Countries subject to Section 102(5)(C) theoretically could require individualized determinations on a case-by-case basis. An alternative might be for each state to create an efficient method for identifying foreign countries whose laws are "substantially similar" to UIFSA. On the other hand, the "substantially similar" test to measure the laws of foreign nations has been around since 1968 without eliciting much controversy.
In the future, assuming that there will be a number of countries with the Convention in force with the United States under Section 102(5)(D), the list of those countries will be well publicized.
Finally, there are very many foreign nations that do not, and will not, fit any of the definitions of "foreign country" established in the act. At present, there are 192 member states in the United Nations. Recognition and enforcement of support orders from nations that do not meet the definition of "foreign country" may be enforceable under the doctrine of comity. See Section 104.
Subsections (6) "foreign support order," (7) "foreign tribunal," and (12) "issuing foreign country" set down parallel tracks for a foreign support order, foreign tribunal, and foreign issuing country throughout the act.
Subsection (17) "obligor," and subsection (16) "obligee," are denominated in the Convention as "debtor" and "creditor." The terms inherently contain the legal obligation to pay or receive support, and implicitly refer to the individuals with a duty to support a child. "Obligor" includes an individual who is alleged to owe a duty of support as well as a person whose obligation has previously been determined. The one-order system of UIFSA can succeed only if the respective obligations of support are adjusted as the physical possession of a child changes between parents or involves a third-party caretaker. This must be accomplished in the context of modification, and not by the creation of multiple orders attempting to reflect each changing custody scenario. Obviously this issue is of concern not only to interstate and international child-support orders, but applies to intrastate orders as well.
Subsection (18) "outside this state," requires careful reading. This phrase is used in the act when the application of the provision is to be as broad as possible. Rather than limit the application of certain provisions of the act to other states, foreign countries as defined in subsection (5), or even countries whose orders are entitled to comity under Section 104, all nations and political subdivisions are truly "outside this state." For example, that term is found in Sections 316 through 18, which allow a tribunal of this state to accept information or assistance from everywhere in the world (in the court's discretion as to its effect).
The definitions in subsections (23) "responding state," and (24) "responding tribunal," accommodate the direct filing of a petition under UIFSA without the intervention of an initiating tribunal. Both definitions acknowledge the possibility that there may be a responding state and a responding tribunal in a situation where there is no initiating tribunal. Under current practice, the initial application for services most often will be generated by a support enforcement agency or a central authority of a foreign country and sent to the appropriate support enforcement agency in the responding state.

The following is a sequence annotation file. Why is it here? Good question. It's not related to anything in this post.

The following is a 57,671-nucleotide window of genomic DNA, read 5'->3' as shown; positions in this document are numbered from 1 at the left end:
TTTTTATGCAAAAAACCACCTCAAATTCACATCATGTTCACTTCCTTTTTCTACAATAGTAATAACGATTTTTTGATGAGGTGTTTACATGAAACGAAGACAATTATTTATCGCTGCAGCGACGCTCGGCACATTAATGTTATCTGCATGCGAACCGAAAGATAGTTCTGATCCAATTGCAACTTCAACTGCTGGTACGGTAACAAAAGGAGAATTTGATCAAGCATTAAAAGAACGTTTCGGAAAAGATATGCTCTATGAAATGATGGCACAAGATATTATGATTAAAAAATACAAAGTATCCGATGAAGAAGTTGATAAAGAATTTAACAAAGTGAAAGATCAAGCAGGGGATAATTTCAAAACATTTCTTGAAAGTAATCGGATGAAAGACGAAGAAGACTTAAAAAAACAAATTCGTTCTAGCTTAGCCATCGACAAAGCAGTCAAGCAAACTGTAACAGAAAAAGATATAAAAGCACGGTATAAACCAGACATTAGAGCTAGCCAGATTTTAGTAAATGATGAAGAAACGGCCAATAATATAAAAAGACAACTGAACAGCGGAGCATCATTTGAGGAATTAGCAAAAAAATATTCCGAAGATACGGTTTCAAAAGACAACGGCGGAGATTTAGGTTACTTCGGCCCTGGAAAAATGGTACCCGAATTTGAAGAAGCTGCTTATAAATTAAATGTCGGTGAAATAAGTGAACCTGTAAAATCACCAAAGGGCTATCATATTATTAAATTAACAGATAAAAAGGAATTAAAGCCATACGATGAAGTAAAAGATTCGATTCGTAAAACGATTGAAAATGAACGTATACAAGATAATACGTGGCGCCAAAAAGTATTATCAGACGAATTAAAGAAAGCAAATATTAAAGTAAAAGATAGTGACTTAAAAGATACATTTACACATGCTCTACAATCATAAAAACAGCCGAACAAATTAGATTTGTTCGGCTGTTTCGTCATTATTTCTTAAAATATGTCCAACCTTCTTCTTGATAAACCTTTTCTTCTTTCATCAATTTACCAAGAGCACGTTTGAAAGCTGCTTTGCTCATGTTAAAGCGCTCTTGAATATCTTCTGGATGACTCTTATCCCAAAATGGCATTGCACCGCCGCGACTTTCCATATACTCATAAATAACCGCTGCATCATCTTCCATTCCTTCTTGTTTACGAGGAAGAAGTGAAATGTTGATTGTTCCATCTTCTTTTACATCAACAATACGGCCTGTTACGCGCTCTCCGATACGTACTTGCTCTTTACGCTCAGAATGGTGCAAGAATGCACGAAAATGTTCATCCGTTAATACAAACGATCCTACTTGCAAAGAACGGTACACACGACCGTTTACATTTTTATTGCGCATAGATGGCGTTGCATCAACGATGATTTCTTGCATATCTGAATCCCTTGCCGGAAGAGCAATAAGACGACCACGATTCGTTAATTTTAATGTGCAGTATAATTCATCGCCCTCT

As discussed above in connection with subsections (5) through (7), the amended definition in subsection (26) "state," eliminates the legal fiction that a foreign country can be a state of the United States, and clarifies and implements the purpose of the act to enforce an international support order under state law. In UIFSA (2008), the term clearly is intended to refer only to a state of the United States or to other designated political entities subject to federal law.
The vast bulk of child support establishment, enforcement, and modification in the United States is performed by the state Title IV-D agencies. See Part IV-D, Social Security Act,et seq. Subsection (27) "support enforcement agency," includes not only those entities, but also any other state or local governmental entities, or private agencies acting under contract with such agencies, charged with establishing or enforcing child support. A private agency falls within the definition of a support enforcement agency only as an outsource of a Title IV-D agency or specifically identified as such under Section 103.
Subsection (28) "support order" is another definition that requires more careful reading than might be immediately clear. Virtually every financial aspect of a support order regarding child support or spousal support is covered. Throughout the act "support order" means both "child support" and "spousal support." "Child support" is used when the provision applies only to support for a child. The single provision applicable solely to spousal support is Section 211. Other forms of support that might be classified as "family support," are not dealt with by UIFSA.
Subsection (29) "tribunal," takes into account that a number of states have delegated various aspects of child-support establishment and enforcement to quasi-judicial bodies and administrative agencies. The term accounts for the breadth of state variations in dealing with support orders. This usage is standard in the child-support enforcement community; private practitioners who, only rarely, are involved in such cases may still find the term unfamiliar.